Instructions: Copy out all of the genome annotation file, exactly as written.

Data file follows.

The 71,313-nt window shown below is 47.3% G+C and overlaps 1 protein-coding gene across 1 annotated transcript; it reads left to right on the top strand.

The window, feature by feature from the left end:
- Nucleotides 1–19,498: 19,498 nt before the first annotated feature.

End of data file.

The 71,313-nt window shown below is 47.3% G+C and overlaps 1 protein-coding gene across 1 annotated transcript; it reads left to right on the top strand.

The window, feature by feature from the left end:
- Nucleotides 1–19,498: 19,498 nt before the first annotated feature.